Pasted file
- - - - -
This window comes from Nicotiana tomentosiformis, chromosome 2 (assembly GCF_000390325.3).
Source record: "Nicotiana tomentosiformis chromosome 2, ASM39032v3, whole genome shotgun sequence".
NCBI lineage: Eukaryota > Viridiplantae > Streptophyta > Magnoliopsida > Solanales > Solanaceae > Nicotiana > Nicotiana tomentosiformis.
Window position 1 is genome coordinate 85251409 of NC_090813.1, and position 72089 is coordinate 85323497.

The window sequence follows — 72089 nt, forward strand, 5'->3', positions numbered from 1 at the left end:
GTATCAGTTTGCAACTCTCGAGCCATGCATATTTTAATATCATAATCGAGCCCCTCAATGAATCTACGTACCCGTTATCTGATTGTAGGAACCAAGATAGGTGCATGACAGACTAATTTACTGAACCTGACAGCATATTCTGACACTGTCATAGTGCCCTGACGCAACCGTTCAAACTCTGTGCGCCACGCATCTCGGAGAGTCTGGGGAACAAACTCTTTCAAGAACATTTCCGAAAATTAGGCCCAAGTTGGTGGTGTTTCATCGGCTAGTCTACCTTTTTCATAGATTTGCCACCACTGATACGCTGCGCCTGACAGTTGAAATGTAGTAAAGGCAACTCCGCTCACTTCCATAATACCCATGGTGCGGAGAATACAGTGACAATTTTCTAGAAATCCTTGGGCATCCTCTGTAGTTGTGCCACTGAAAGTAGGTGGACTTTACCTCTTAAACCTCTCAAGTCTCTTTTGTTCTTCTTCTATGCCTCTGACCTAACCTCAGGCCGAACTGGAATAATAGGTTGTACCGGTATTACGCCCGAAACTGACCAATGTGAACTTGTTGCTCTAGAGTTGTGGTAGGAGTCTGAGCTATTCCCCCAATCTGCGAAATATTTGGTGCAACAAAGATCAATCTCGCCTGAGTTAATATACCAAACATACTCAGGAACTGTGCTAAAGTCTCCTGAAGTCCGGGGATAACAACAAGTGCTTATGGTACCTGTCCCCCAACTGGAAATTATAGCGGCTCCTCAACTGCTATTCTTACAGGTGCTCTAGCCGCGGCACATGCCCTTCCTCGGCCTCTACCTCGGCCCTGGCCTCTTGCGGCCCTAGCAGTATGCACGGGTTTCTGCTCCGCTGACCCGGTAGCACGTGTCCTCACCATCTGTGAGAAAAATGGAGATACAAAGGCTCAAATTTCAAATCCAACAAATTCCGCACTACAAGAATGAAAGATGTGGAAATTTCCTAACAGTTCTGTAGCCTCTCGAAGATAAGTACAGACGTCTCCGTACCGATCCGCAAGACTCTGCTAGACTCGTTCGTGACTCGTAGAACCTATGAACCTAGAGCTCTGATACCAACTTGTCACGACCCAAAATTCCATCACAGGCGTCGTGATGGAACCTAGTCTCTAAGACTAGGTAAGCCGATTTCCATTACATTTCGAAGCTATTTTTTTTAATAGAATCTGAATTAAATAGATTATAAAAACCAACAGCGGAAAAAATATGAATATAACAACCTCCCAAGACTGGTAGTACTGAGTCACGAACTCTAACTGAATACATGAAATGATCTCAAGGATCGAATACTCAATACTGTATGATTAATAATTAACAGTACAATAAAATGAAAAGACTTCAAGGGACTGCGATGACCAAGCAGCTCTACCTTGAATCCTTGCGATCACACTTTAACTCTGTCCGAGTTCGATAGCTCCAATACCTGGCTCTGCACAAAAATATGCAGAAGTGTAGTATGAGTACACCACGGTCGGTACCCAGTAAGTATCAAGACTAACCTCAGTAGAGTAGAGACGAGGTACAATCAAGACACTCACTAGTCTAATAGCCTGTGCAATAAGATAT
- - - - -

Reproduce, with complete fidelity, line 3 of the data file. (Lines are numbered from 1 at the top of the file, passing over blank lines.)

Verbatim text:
NCBI lineage: Eukaryota > Viridiplantae > Streptophyta > Magnoliopsida > Solanales > Solanaceae > Nicotiana > Nicotiana tomentosiformis.